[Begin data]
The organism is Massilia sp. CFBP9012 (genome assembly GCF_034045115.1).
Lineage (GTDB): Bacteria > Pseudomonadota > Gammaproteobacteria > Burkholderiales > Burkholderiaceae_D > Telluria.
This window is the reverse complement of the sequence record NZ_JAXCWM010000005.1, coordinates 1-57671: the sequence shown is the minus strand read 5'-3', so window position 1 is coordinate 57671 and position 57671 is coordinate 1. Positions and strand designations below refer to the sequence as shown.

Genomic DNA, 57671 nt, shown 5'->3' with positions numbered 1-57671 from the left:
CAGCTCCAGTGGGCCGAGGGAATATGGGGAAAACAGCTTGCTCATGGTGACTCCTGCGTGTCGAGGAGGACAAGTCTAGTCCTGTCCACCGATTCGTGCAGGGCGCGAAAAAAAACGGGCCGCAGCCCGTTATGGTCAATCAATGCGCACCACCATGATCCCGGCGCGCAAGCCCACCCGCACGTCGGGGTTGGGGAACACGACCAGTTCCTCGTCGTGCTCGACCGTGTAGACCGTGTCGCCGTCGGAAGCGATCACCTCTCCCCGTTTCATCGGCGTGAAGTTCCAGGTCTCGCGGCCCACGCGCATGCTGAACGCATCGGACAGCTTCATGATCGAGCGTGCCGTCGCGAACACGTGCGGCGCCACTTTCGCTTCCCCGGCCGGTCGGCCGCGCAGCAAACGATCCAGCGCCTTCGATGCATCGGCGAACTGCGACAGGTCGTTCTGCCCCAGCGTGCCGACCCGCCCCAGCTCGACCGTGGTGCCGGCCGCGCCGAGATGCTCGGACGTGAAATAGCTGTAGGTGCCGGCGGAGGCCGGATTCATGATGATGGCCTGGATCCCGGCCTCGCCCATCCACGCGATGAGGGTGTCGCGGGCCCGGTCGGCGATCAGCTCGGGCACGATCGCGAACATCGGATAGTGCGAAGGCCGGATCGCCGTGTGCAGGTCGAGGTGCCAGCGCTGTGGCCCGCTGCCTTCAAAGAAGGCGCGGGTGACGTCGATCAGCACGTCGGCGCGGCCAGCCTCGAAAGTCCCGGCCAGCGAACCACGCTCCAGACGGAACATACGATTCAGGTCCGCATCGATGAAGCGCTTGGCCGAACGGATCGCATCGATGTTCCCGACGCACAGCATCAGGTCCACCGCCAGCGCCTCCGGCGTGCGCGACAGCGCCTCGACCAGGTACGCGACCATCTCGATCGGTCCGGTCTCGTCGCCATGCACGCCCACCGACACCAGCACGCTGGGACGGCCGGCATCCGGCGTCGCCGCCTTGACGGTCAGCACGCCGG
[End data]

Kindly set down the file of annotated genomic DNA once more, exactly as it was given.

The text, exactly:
The organism is Massilia sp. CFBP9012 (genome assembly GCF_034045115.1).
Lineage (GTDB): Bacteria > Pseudomonadota > Gammaproteobacteria > Burkholderiales > Burkholderiaceae_D > Telluria.
This window is the reverse complement of the sequence record NZ_JAXCWM010000005.1, coordinates 1-57671: the sequence shown is the minus strand read 5'-3', so window position 1 is coordinate 57671 and position 57671 is coordinate 1. Positions and strand designations below refer to the sequence as shown.

Genomic DNA, 57671 nt, shown 5'->3' with positions numbered 1-57671 from the left:
CAGCTCCAGTGGGCCGAGGGAATATGGGGAAAACAGCTTGCTCATGGTGACTCCTGCGTGTCGAGGAGGACAAGTCTAGTCCTGTCCACCGATTCGTGCAGGGCGCGAAAAAAAACGGGCCGCAGCCCGTTATGGTCAATCAATGCGCACCACCATGATCCCGGCGCGCAAGCCCACCCGCACGTCGGGGTTGGGGAACACGACCAGTTCCTCGTCGTGCTCGACCGTGTAGACCGTGTCGCCGTCGGAAGCGATCACCTCTCCCCGTTTCATCGGCGTGAAGTTCCAGGTCTCGCGGCCCACGCGCATGCTGAACGCATCGGACAGCTTCATGATCGAGCGTGCCGTCGCGAACACGTGCGGCGCCACTTTCGCTTCCCCGGCCGGTCGGCCGCGCAGCAAACGATCCAGCGCCTTCGATGCATCGGCGAACTGCGACAGGTCGTTCTGCCCCAGCGTGCCGACCCGCCCCAGCTCGACCGTGGTGCCGGCCGCGCCGAGATGCTCGGACGTGAAATAGCTGTAGGTGCCGGCGGAGGCCGGATTCATGATGATGGCCTGGATCCCGGCCTCGCCCATCCACGCGATGAGGGTGTCGCGGGCCCGGTCGGCGATCAGCTCGGGCACGATCGCGAACATCGGATAGTGCGAAGGCCGGATCGCCGTGTGCAGGTCGAGGTGCCAGCGCTGTGGCCCGCTGCCTTCAAAGAAGGCGCGGGTGACGTCGATCAGCACGTCGGCGCGGCCAGCCTCGAAAGTCCCGGCCAGCGAACCACGCTCCAGACGGAACATACGATTCAGGTCCGCATCGATGAAGCGCTTGGCCGAACGGATCGCATCGATGTTCCCGACGCACAGCATCAGGTCCACCGCCAGCGCCTCCGGCGTGCGCGACAGCGCCTCGACCAGGTACGCGACCATCTCGATCGGTCCGGTCTCGTCGCCATGCACGCCCACCGACACCAGCACGCTGGGACGGCCGGCATCCGGCGTCGCCGCCTTGACGGTCAGCACGCCGG